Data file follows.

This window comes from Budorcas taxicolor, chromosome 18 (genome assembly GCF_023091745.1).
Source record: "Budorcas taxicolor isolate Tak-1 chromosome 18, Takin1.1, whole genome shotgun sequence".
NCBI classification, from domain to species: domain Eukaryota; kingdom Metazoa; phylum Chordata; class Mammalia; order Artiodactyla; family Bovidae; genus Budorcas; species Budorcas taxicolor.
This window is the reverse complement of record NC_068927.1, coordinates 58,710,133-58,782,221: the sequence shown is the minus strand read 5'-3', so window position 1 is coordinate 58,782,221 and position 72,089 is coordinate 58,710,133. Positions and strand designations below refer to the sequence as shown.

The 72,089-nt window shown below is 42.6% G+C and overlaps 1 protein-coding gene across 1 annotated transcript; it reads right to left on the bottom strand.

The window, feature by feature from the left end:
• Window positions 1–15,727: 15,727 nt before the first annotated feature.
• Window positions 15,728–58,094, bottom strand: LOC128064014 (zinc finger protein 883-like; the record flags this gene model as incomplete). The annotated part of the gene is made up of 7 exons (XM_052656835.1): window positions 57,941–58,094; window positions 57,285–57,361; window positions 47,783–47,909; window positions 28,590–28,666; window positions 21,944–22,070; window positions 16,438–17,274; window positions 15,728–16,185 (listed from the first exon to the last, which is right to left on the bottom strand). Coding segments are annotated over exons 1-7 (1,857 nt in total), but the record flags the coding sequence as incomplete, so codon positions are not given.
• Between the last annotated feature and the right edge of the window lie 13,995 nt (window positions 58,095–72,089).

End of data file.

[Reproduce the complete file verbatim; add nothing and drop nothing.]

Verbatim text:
This window comes from Budorcas taxicolor, chromosome 18 (genome assembly GCF_023091745.1).
Source record: "Budorcas taxicolor isolate Tak-1 chromosome 18, Takin1.1, whole genome shotgun sequence".
NCBI classification, from domain to species: domain Eukaryota; kingdom Metazoa; phylum Chordata; class Mammalia; order Artiodactyla; family Bovidae; genus Budorcas; species Budorcas taxicolor.
This window is the reverse complement of record NC_068927.1, coordinates 58,710,133-58,782,221: the sequence shown is the minus strand read 5'-3', so window position 1 is coordinate 58,782,221 and position 72,089 is coordinate 58,710,133. Positions and strand designations below refer to the sequence as shown.

The 72,089-nt window shown below is 42.6% G+C and overlaps 1 protein-coding gene across 1 annotated transcript; it reads right to left on the bottom strand.

The window, feature by feature from the left end:
• Window positions 1–15,727: 15,727 nt before the first annotated feature.
• Window positions 15,728–58,094, bottom strand: LOC128064014 (zinc finger protein 883-like; the record flags this gene model as incomplete). The annotated part of the gene is made up of 7 exons (XM_052656835.1): window positions 57,941–58,094; window positions 57,285–57,361; window positions 47,783–47,909; window positions 28,590–28,666; window positions 21,944–22,070; window positions 16,438–17,274; window positions 15,728–16,185 (listed from the first exon to the last, which is right to left on the bottom strand). Coding segments are annotated over exons 1-7 (1,857 nt in total), but the record flags the coding sequence as incomplete, so codon positions are not given.
• Between the last annotated feature and the right edge of the window lie 13,995 nt (window positions 58,095–72,089).